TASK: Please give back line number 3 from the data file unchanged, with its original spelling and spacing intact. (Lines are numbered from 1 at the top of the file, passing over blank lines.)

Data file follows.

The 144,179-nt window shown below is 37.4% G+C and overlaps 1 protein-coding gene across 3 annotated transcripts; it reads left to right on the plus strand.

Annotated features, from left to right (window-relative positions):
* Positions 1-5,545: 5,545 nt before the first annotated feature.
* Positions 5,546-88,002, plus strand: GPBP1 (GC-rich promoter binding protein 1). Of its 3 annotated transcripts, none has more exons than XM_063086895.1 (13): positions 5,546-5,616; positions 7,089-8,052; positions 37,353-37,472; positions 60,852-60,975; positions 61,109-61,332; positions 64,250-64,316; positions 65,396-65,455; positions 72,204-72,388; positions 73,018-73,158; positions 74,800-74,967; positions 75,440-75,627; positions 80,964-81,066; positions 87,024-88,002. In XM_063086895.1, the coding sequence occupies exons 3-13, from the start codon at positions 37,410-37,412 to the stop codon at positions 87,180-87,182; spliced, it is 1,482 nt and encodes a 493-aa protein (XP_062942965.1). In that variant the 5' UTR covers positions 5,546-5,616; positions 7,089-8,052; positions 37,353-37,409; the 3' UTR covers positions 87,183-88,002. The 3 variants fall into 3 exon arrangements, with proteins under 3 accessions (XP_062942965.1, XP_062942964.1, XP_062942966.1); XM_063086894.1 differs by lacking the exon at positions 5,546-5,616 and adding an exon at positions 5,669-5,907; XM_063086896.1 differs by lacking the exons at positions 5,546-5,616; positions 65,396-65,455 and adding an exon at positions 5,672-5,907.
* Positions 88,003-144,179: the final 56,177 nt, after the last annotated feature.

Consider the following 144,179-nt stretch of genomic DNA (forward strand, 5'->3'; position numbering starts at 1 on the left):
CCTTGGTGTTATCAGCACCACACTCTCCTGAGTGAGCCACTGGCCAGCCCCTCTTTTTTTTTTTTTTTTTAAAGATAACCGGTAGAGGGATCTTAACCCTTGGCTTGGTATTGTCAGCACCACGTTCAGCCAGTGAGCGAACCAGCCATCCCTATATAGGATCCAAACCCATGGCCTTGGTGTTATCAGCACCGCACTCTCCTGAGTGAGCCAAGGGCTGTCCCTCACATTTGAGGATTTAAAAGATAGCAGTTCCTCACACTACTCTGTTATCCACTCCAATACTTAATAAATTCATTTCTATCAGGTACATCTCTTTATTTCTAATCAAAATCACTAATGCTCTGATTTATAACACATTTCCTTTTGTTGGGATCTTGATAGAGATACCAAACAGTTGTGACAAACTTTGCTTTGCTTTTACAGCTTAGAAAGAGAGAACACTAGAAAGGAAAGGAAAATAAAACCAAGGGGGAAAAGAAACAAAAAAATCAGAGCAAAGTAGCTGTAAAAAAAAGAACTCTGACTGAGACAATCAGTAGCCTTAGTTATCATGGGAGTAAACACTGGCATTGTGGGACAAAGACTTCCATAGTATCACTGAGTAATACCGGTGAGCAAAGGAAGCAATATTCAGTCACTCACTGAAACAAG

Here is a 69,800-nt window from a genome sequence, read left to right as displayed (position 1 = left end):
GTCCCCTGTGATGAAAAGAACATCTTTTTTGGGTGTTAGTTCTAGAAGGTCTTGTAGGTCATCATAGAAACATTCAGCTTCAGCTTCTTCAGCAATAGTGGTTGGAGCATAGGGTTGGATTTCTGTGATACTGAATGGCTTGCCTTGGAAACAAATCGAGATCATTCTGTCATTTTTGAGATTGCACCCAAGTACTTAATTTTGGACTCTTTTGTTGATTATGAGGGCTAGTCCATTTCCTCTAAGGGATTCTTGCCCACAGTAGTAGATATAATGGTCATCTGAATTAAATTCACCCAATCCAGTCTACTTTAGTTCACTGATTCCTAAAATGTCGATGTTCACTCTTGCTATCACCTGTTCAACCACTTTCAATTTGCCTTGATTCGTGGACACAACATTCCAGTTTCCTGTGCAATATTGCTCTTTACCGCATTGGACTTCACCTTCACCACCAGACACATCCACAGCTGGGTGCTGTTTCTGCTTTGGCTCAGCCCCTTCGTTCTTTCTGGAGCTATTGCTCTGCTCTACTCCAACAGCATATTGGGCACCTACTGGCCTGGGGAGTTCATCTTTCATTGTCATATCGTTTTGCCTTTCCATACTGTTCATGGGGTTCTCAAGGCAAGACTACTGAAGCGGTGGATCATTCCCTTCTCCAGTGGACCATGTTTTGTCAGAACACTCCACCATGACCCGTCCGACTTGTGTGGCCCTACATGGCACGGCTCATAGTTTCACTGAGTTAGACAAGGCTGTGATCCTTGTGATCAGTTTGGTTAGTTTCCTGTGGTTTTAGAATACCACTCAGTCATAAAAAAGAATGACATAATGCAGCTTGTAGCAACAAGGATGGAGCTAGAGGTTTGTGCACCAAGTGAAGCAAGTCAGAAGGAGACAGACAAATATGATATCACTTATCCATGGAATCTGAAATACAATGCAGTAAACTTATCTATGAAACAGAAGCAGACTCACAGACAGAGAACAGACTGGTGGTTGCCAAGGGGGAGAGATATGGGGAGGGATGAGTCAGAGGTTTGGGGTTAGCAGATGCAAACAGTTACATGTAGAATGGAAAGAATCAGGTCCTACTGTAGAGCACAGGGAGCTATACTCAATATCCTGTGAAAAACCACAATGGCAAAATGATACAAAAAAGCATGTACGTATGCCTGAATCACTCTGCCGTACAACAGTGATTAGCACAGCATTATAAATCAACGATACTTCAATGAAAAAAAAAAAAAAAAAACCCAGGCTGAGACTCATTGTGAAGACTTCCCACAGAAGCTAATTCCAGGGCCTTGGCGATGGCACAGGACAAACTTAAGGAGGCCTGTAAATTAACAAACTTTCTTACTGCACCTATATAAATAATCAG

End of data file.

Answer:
* Positions 1-5,545: 5,545 nt before the first annotated feature.